Susan Foster is a communications coach who spent 17 years working in a large semiconductor company. Before she was a coach, she worked as a software engineer, a product manager, and then a people manager.
She eventually developed an interest in communications and is now a coach for internal and external customers.
It seems like most people in the workplace don’t realize how important communication is until there’s a breakdown.
Foster defined communication as the exchange of ideas and information. And the key focus, she said, is the exchange part.
Unless people can communicate, any contributions they might be able to give to their company won’t be heard. They’ll stay inside someone’s head. Those ideas won’t go advance, and the employee likely won’t either.
Put simply, good communication reduces misunderstandings.
“It gets everybody on the same page with communication,” Foster said. “A company can’t go forward and grow without effective communications within.”
Good communication has a couple of important factors.
The first is active listening, according to Foster. This is the ability and practice of saying, “This is what I think you said. Is that right?” That key question will get everyone on the same page.
The second is good preparation. If a manager is about to walk into a meeting with employees, and they don’t know what the purposes of that meeting are, nobody will benefit from the meeting. They just won’t get anything out of it, Foster said.
When a meeting leader doesn’t know the exact purpose for that gathering, the meeting feels long.
To avoid this, set an agenda. Be boring. Say “This is what the purpose of this meeting is.” And most importantly, end meetings on time.
People’s attention wanders. So have a short point because it really helps.
During a meeting, don’t let people get side tracked with idle talk. Wrangle people in. Be confident. Chit chat will make meetings longer.
Another tip for meetings? Start them with facts everyone can agree on.
“Our products were down last quarter. Here’s what we saw,” Foster said as an example of one such fact.
If it’s an interactive meeting, listen to everyone’s ideas, and incorporated their input into the solution. This will make people more connected and dedicated to the overall objective.
Meeting leaders have to learn how to incorporate other people’s ideas. Even if they’re not going to use them. People need to feel included, or else they might attempt to derail the project.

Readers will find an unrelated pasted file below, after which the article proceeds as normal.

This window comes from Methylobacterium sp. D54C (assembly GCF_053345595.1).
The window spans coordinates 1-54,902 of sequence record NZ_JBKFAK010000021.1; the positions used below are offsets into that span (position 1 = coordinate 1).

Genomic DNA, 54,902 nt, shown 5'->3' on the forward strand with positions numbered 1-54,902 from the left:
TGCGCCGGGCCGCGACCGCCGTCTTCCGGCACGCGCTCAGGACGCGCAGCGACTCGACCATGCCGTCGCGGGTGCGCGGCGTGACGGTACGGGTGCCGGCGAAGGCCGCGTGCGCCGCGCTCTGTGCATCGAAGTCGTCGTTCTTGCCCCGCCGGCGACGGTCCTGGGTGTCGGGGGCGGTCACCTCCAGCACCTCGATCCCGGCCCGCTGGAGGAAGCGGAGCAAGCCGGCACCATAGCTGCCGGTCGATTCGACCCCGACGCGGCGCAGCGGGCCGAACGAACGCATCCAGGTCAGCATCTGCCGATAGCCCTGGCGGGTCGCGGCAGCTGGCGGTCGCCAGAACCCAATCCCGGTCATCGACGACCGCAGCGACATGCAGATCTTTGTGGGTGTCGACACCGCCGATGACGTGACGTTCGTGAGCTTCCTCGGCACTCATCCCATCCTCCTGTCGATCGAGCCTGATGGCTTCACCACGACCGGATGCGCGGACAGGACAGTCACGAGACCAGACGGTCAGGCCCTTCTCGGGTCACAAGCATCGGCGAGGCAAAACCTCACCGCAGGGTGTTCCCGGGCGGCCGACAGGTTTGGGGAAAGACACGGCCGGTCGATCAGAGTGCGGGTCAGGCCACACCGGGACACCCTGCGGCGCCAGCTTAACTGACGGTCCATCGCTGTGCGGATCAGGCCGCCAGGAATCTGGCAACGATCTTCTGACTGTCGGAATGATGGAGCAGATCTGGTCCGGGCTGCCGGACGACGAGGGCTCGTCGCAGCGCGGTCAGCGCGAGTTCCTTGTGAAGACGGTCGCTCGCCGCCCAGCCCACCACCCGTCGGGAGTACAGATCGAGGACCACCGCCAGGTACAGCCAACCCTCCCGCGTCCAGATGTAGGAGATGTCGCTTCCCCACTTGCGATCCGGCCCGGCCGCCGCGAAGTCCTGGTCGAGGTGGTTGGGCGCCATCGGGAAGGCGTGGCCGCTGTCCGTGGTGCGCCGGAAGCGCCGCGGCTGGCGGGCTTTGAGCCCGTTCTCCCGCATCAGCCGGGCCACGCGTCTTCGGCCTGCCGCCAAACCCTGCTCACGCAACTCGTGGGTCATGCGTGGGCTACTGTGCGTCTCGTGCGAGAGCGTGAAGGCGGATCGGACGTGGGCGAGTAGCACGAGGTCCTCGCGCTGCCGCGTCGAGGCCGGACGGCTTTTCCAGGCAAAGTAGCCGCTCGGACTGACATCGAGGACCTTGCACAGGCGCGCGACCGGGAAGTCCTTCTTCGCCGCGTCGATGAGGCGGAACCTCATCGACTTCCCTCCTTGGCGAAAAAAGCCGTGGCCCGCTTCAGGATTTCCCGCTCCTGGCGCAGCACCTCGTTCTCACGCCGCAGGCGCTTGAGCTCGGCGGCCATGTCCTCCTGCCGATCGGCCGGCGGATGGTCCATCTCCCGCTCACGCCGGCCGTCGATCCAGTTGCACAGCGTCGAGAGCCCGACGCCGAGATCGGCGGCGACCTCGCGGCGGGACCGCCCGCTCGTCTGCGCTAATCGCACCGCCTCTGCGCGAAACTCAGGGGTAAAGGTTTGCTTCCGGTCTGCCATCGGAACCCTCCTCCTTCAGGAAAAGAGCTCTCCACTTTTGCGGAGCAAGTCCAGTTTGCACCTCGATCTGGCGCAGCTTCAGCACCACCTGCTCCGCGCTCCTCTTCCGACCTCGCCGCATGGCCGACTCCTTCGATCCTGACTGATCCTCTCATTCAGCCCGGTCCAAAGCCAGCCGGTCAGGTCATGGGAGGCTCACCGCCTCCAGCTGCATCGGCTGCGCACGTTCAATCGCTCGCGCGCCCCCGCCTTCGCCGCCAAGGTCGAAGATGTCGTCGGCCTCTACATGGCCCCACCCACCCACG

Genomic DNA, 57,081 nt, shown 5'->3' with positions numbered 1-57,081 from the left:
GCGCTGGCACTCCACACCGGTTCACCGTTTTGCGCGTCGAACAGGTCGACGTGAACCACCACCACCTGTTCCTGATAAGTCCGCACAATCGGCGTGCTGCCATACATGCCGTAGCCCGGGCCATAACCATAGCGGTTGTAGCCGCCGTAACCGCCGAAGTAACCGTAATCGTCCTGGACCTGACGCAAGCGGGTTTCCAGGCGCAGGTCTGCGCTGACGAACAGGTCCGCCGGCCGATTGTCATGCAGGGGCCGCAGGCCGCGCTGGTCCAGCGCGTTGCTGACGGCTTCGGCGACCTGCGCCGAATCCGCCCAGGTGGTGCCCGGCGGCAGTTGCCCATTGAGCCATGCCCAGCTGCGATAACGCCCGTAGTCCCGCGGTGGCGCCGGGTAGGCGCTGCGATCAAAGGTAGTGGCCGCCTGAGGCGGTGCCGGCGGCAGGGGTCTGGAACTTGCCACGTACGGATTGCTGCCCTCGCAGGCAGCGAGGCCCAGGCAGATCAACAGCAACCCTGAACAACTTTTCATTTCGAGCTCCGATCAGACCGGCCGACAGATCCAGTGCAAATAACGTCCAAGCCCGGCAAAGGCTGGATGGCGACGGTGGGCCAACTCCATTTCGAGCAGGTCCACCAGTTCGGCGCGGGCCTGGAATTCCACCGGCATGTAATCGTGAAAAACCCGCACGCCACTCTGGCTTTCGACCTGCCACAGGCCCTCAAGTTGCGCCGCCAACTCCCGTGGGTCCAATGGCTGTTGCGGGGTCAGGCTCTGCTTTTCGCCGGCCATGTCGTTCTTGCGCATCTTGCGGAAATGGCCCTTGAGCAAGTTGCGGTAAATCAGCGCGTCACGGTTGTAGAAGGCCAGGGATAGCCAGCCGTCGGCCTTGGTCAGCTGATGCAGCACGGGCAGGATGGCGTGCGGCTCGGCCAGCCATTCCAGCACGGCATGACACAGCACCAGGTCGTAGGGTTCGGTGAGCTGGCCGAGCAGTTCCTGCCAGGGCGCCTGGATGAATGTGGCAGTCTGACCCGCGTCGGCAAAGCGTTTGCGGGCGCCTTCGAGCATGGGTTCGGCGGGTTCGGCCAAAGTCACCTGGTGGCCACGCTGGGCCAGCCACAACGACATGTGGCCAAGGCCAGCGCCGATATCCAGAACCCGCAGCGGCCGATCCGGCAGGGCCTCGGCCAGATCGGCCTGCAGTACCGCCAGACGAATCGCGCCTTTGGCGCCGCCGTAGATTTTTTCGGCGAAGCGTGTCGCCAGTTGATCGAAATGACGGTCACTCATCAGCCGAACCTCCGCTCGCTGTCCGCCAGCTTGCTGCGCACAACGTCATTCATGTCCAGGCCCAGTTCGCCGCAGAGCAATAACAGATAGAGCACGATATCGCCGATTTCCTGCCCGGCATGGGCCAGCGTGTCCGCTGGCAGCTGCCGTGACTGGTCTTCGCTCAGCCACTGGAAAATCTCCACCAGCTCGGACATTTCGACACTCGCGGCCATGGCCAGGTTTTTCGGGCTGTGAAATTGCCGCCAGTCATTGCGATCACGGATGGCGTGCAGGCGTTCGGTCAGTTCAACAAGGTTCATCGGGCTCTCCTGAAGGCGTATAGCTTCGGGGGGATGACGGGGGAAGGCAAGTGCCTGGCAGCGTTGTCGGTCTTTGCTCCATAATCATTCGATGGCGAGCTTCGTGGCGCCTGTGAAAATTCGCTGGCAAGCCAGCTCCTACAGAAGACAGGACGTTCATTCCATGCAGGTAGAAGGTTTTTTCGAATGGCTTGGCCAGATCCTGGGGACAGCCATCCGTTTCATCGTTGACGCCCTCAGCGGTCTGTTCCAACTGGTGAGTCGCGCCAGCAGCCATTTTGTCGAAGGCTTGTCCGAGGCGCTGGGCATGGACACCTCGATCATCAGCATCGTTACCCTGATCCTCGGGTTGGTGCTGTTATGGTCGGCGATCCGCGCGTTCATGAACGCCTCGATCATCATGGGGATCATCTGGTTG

Show sincerity by really listening to them. That’ll go a long way.
When it comes to explaining complex ideas, the best approach is just to make sure the speaker truly understands the idea.
Bottom line? If the speaker doesn’t understand a complex idea they’re trying to explain, the listeners won’t get it either.
It’s also important to remember people retain more if ideas are presented in multiple ways, verbal, written, graphs, charts, etc.
Preparing people ahead of time can also help. And for those in the meeting, keep detailed notes on what happened and be able to send them out afterwards.
If important decisions get made, and someone doesn’t write them down, people will think they’re on the same page when they’re not.
Good communication skills are like working out. Exercises help to really flex that muscle.
Foster suggested joining a public speaking club to beef up communication skills. Members can practice, goof up, and make mistakes without risk.
At work, there are risks, which makes it a bad place to rehearse.
And of course, there’s nothing like the real thing. Speaking in front of an audience helps people get over the jitters.
“You can’t do that by yourself. You have to have an audience,” Foster said.
Recording a practiced speech can also be a big help. Speakers don’t know what they sound like or if they use lots of ‘ums.’
Bring in a friend with dog clicker, and have them listening for when filler words slip in, Foster suggested.
“It’s really important not to use a lot of filler words,” she said.
Practice is so important to this process. A natural person who can speak well might start off at a great pace in communications, but with practice, they’ll move to the next level.
And, Foster said, even those who start their practice with challenges will find some improvement.